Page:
It seems to be having the same problem though. I also don't think that redeclaring carray each time is very efficient, but I'm not sure how to do it otherwise.
Once again, thanks. I really appreciate this.
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Right. So that's why I originally said that the line in the Arduino code isn't needed.
We seem to have a failure to communicate here. If the physical servo can move from 0 to 180, and the virtual servo can move from 0 to 360, the model DOES NOT match the physical world.

Quote
My bad. I meant to say that the value of the servo is sent after being manipulated by the FSR.
Now, this might be interesting to watch. I don't believe I have ever seen a force sensing resistor manipulate a servo. Does it get up and crank the servo around?

Quote
But it also takes float input, which is more precise.
From Servo.h:
Code:
  void write(int value);             // if value is < 200 its treated as an angle, otherwise as pulse width in microseconds
  void writeMicroseconds(int value); // Write pulse width in microseconds
Which of those methods "takes float input, which is more precise."?

Quote
It seems to be having the same problem though. I also don't think that redeclaring carray each time is very efficient, but I'm not sure how to do it otherwise.
The problem isn't with redeclaring carray each time.

The problem is that serial data transmission takes time.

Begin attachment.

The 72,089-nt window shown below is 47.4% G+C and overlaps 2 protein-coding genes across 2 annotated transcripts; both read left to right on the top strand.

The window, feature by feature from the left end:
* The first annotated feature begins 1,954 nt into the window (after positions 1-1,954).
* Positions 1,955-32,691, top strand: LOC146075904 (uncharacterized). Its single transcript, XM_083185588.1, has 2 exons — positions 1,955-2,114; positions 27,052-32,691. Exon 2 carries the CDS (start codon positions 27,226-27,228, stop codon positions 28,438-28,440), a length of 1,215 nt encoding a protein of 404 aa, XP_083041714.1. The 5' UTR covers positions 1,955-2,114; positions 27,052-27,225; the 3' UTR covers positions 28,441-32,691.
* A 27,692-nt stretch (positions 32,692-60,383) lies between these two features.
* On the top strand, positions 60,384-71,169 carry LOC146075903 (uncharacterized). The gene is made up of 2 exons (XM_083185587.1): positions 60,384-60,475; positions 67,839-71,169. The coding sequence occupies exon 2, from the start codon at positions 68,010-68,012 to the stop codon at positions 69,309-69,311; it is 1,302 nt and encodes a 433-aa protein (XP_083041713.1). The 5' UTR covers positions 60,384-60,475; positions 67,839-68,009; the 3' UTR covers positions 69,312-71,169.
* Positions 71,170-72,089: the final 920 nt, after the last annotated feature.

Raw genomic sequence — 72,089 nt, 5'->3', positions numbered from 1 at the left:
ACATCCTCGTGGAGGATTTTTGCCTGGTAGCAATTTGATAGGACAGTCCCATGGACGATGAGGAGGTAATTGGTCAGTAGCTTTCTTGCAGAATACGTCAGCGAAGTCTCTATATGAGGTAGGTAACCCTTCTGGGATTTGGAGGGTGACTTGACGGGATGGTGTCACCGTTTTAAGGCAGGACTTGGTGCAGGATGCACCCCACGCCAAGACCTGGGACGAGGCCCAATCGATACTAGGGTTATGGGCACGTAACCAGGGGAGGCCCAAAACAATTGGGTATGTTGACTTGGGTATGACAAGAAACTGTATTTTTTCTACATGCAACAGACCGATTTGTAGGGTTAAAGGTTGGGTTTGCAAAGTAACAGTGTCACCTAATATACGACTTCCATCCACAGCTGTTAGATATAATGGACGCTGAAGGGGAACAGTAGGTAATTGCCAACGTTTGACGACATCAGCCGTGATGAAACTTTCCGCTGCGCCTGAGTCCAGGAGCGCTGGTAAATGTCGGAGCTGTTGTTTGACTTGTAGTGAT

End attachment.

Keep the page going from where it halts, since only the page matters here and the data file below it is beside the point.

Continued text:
Code:
while(Serial.available()){
   input += (char)Serial.read();
   }
Whatever serial data has arrived since the last time any data was read is read and stored in a String.

Whatever is in that String object is extracted, converted to an int and divided by 100 and used to position the servo.

Suppose the sender sent "15000". You will get the data in increments "1", "50", "0", "0", maybe.

Prove to yourself that that is what is happening. After the while loop, put a Serial.println(input); statement. What gets printed will not be what you expect.

Your sender needs to send some kind of end-of-packet marker, and the receiver needs to keep reading data until that end of packet marker arrives. Then, and only then, should it interpret and the value.
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Right. So that's why I originally said that the line in the Arduino code isn't needed.
We seem to have a failure to communicate here. If the physical servo can move from 0 to 180, and the virtual servo can move from 0 to 360, the model DOES NOT match the physical world.
I have Java code that ensures that the virtual servo can only move between 0 and 180.

Quote
My bad. I meant to say that the value of the servo is sent after being manipulated by the FSR.
Now, this might be interesting to watch. I don't believe I have ever seen a force sensing resistor manipulate a servo. Does it get up and crank the servo around?